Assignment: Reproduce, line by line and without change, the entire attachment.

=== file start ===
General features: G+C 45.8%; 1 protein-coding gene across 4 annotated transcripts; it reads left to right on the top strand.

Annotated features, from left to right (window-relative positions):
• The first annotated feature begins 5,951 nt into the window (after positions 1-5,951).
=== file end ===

General features: G+C 45.8%; 1 protein-coding gene across 4 annotated transcripts; it reads left to right on the top strand.

Annotated features, from left to right (window-relative positions):
• The first annotated feature begins 5,951 nt into the window (after positions 1-5,951).